Institut de Neurosciences Cognitives et Intégratives d'Aquitaine (UMR5287)

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Mammalian respiration at birth

by Wolff - published on

Mammalian respiration at birth

Role of the K+-Cl– Cotransporter KCC2a Isoform in Mammalian Respiration at Birth
Christophe J. Dubois, Laura Cardoit, Veronika Schwarz, Marika Markkanen, Matti S.
Airaksinen, Pavel Uvarov, John Simmers, and Muriel Thoby-Brisson

In this study, researchers from the OASM team together with colleagues from Finland investigated the role of a specific isoform of the chloride co-transporter KCC2 (KCC2a isoform) in the proper establishment of the central respiratory command during development. In the respiratory neural networks, inhibitory synaptic transmission plays an important role in pattern formation, regulation of neuronal excitability and apneas generation. Therefore, disturbances in the chloride-mediated signaling, involving chloride co-transporters (such as NKCC and KCC), might have important consequences into the functioning of the respiratory networks. Using a mouse line deleted specifically for the KCC2a isoform they observed that mutant transiently exhibit respiratory anomalies at the time of birth, including a lower breathing frequency and an abnormally high occurrence of apneas. These defaults, mainly detectable at P0 (day of birth), are associated with a dysfunction in the pontine regulatory neuronal groups rather than in neurons of the respiratory rhythm generator circuits per se. Because pontine influences are mostly inhibitory, these results suggest that, in the mutant, excessive modulation exerted by pontine neurons onto respiratory neurons is responsible for the slower breathing frequency and facilitates the occurrence of apneas. Thus, it is concluded that the KCC2a isoform plays an important role in ensuring the correct expression of respiratory rhythmogenesis at the time of birth.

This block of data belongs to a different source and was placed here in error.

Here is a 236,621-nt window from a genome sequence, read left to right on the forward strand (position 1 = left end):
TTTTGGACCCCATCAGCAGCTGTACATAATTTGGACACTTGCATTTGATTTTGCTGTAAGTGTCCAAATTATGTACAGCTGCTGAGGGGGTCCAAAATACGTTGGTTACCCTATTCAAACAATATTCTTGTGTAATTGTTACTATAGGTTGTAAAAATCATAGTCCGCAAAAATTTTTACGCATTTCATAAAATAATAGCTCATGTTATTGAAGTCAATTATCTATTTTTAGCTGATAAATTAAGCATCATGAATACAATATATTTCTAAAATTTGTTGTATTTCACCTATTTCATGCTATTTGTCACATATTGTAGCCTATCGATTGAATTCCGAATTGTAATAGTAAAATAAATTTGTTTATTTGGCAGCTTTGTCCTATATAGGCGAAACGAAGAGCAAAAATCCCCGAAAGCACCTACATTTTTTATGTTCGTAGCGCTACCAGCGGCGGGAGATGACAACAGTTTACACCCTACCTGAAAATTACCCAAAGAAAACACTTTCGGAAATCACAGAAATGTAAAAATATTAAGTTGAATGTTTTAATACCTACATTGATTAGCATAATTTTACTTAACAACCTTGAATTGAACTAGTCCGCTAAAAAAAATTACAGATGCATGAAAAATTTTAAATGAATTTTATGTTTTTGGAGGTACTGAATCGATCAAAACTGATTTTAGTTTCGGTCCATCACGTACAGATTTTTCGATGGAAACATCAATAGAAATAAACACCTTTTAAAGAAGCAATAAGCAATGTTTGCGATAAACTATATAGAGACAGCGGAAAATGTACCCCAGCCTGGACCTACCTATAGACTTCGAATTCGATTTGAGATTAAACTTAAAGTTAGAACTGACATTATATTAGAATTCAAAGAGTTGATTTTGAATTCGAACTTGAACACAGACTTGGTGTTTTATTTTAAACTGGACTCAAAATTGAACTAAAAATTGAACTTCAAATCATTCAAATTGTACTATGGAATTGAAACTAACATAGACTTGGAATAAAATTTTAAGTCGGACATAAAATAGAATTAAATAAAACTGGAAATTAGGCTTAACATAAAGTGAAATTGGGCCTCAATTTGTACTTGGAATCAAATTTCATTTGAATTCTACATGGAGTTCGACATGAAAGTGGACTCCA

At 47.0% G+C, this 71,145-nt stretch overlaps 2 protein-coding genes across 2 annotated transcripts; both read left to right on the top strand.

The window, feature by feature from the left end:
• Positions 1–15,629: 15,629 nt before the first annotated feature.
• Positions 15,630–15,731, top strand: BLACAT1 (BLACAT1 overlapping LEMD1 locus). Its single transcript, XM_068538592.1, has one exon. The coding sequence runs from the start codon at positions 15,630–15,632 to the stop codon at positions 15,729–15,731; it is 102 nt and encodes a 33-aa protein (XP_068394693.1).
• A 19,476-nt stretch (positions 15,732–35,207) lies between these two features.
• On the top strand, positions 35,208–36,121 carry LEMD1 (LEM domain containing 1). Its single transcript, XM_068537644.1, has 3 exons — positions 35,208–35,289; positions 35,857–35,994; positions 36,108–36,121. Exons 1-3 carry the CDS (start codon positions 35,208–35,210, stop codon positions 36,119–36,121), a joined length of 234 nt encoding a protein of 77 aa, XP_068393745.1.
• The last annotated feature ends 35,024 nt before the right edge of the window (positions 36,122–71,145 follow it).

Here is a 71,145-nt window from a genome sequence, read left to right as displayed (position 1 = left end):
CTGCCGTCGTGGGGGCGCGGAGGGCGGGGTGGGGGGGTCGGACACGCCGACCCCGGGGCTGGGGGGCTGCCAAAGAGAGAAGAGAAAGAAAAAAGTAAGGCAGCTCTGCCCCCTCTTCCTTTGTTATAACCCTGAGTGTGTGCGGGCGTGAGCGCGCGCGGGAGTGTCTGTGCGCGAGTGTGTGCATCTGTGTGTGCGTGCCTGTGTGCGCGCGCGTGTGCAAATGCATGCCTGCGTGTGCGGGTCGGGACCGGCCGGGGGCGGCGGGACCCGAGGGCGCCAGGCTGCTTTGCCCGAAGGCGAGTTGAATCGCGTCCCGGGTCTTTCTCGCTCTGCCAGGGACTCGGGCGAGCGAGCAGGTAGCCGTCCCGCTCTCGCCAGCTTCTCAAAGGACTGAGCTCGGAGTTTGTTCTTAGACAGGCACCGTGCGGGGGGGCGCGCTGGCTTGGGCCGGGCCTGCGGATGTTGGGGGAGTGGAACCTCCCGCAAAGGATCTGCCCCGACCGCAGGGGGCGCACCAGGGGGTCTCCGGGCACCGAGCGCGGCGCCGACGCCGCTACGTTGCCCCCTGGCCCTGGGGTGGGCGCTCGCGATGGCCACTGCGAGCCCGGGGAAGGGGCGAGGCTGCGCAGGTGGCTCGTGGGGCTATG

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In central respiratory circuitry, synaptic excitation is responsible for synchronizing neuronal activity in the different respiratory rhythm phases, whereas chloride-mediated inhibition is important for shaping the respiratory pattern itself. The potassium chloride cotransporter KCC2, which serves to maintain low intraneuronal Cl– concentration and thus render chloride-mediated synaptic signaling inhibitory, exists in two isoforms, KCC2a and KCC2b. KCC2 is essential for functional breathing motor control at birth, but the specific contribution of the KCC2a isoform remains unknown. Here, to address this issue, we investigated the respiratory phenotype of mice deficient for KCC2a. In vivo plethysmographic recordings revealed that KCC2a-deficient pups at P0 transiently express an abnormally low breathing rate and a high occurrence of apneas. Immunostainings confirmed that KCC2a is normally expressed in the brainstem neuronal groups involved in breathing (pre-Bötzinger complex, parafacial respiratory group, hypoglossus nucleus) and is absent in these regions in the KCC2a–/– mutant. However, in variously reduced in vitro medullary preparations, spontaneous rhythmic respiratory activity is similar to that expressed in wild-type preparations, as is hypoglossal motor output, and no respiratory pauses are detected, suggesting that the rhythm-generating networks are not intrinsically affected in mutants at P0. In contrast, inhibitory neuromodulatory influences exerted by the pons on respiratory rhythmogenesis are stronger in the mutant, thereby explaining the breathing anomalies observed in vivo. Thus, our results indicate that the KCC2a isoform is important for establishing proper breathing behavior at the time of birth, but by acting at sites that are extrinsic to the central respiratory networks themselves.